Let them eat junk food.  Guilt.  

Didn't make happy memories with impromptu ice cream stops.  Guilt

Let's face it.  No matter what we do, we're messing up our kids. 

Or not. 

You see...we are imperfect mothers raising imperfect kids. 

So, things are going to get messy at times.  

In the history of all time, there has only ever been one perfect mother who had a perfect child. And the most perfect mother and saintly father actually lost their perfect child in the temple.


So, if that can happen to the most perfect mother...just think of all the mishaps that could happen to imperfect us.

Sometimes, our kids will get hurt or feel misunderstood or resent us or make bad choices or not clean their rooms.  And sometimes we'll yell or be impatient or feel like we just can't tolerate  ONE MORE INTERRUPTION or ONE MORE NIGHT WAKING or ONE MORE ACCIDENT.

And we don't need to feel guilty about all that. 

Guilt is about looking backwards.  And we can't change what was, we can only learn from it. 

Mama guilt seems to be almost universal.   We've all done something wrong.  Maybe lots of somethings wrong.  I feel guilty a lot. Maybe you do too. 

Mothering is HARD.  Especially when life gets in the way...which is all the time.    Because there is always something.    

Some trial.  Some difficulty. Something. 

And when that something is's hard to be patient and kind and loving.   So, we feel guilty when we fail. 

But we don't have to do that anymore.....feel guilty that is.  We can learn from our mistakes, and look forwards instead of backwards. 

And we can take these 3 easy steps to let go of guilt.

1. Stop reading parenting books.

Parenting books are notorious for being guilt-inducing.  I used to love them, but not so much lately.  Now, I just find them confusing and guilt-inducing so I'm avoiding them, 

2. Stop comparing yourself to others.

Just stop.  We usually only see the good things people show us...and not all the messy, chaotic, difficult parts of their life.  Comparison is the thief of joy.  A wise person once told me that. Although I think Teddy Roosevelt said it originally.  Not that he said it to ME or anything.  I don't commune with the dead. 

3. Catch yourself being good.

It's a common parenting technique.  Catch kids being good.  Well...I say...catch yourself being good.  You answered 50 million questions without losing patience.  Good for you...that's hard.  You didn't grumble through a night-waking..that's an accomplishment.  You read Fox in Socks without tearing your tongue out.  Go you!  It's okay to recognize all the good things we do. 

We're just like our kids.  If we tell ourselves we are good...we will be good.  It actually works.  If I remind myself of all the times I actually am patient...I'm more likely to be patient.  While if I focus on all the times I lose patience and yell...I'm more likely to keep losing patience and yelling.

Give yourself credit for all the peanut butter sandwiches made, and glasses of milk poured and diapers changed and baths given and meals cooked and stories read and questions answered and babies rocked. That counts for a lot.

And it's better to celebrate the good rather than dwell on the bad.

So, drop the guilt.  You deserve it.   

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Friday, May 1, 2015

7 Quick Takes Friday....What's Going On

 We close on our new house on Monday.  MONDAY!!  That's so soon.  It's very exciting.  We aren't moving in until the following Monday however.  That's because the current owners want 5 days to move out.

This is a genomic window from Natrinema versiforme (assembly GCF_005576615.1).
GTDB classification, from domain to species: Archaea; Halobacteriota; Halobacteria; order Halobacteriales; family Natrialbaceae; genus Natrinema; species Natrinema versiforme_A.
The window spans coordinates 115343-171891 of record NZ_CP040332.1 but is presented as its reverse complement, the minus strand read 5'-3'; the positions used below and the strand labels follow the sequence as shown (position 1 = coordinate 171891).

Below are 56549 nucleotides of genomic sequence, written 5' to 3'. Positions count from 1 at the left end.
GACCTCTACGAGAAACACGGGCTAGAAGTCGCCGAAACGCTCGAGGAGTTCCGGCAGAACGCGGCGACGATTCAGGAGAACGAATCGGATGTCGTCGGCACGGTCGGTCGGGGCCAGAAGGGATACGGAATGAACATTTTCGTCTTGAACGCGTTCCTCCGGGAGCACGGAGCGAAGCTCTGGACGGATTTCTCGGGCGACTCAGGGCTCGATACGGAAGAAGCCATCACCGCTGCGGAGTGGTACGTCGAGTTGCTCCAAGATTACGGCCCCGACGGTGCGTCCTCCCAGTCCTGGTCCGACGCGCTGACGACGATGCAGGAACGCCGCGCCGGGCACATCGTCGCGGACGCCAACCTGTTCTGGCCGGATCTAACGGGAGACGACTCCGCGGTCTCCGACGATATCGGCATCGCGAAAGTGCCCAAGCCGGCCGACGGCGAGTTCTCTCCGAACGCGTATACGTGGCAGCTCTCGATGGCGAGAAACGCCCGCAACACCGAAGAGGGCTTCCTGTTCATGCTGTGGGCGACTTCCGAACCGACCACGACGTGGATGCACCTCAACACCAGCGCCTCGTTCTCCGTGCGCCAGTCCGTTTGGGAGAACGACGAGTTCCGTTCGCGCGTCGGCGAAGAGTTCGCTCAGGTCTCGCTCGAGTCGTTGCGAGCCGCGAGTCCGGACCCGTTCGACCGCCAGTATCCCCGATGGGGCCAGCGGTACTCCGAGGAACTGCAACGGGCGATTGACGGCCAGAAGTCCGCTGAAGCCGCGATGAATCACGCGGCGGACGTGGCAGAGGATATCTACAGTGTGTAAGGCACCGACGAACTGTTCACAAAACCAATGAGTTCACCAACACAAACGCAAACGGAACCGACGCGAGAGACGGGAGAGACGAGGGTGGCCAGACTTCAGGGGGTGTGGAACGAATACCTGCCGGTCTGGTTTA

And because right (right!) before we move, we are going to Nashville for 3 days so that John and Greta can play in the National Elementary Chess Championships.  I think we're crazy, but it's CHESS...and John is super good at chess, know, you do what you do.  Hopefully he'll bring back a trophy.  Maybe Greta too...although her competition is going to be a lot tougher. Although there is still some tough competition in the 1st grade at National Chess tournaments.

Ben started moving into his office last week.  He still doesn't have any furniture for it.  We've been scouring thrift stores and Craigslist and will try our hand at auctions and estate sales to find used desks, chairs, etc.   Wish us luck, because it's incredibly hard to find good furniture at affordable prices.
Speaking of Craigslist, why doesn't anyone return my emails when I ask about an item??  It's super annoying.  Would it be so hard to send a quick email with "This item has been taken."  I mean, really??

So we've switched all our prayers now.  Instead of constantly praying for Ben to find a job, we're constantly praying for his law firm to succeed.   So, that's different.   Even with the scariness of starting his own business, it's somewhat comforting to be settled down and to be buying a house.  I don't mind short-distance moves, but I'm so done, done, done with long-distance moves. 

It's nice to finally feel settled, even though we are still poor.

Today is the feast of St. Joseph the Worker. So it's a good day to be thinking about this


I hate antibiotics.  I mean, I love them and I hate them.  So, as you might remember, Heidi was on antibiotics for 2 months due to a bone infection.  Well, that was cured, her back pain is gone and she's fine now.  So that's good.  However, those  2 months of heavy-duty antibiotics seemed to have triggered new allergies, so know we have the fun of figuring those out.  Dairy definitely seems to be a culprit.  Which is hard, hard, hard.  Last night I tried making mashed potatoes with coconut milk.  It was.....okay.  Not bad,....but not like buttery, fluffy mashed potatoes either. 

And this is why I try really, really, really hard to avoid antibiotics.  Sometimes they are needed (and she did need them), but they definitely have their risks and downfalls.   So, we try to avoid them unless absolutely necessary, and I mean absolutely necessary after trying all my herbs, and essential oils first  And usually the herbs and essential oils do the trick. 


Just in case you are interested in some homeschooling talk, I think I figured out what we are going to do next year.  I'm planning on keeping John (will be 2nd grade) and Greta (will be 5th grade) using (not enrolled) Mother of Divine Grace and enrolling Heidi (will be 8th grade) in Seton.  I've never done Seton before, but I really feel like I need transcripts and grading and someone else to do all the work, for the older grades.   And yes, I know Mother of Divine Grace offers all that, but for a variety of reasons...including cost and schedule flexibility, I think Seton will work better.

And that's all....go see Kelly for more quick takes!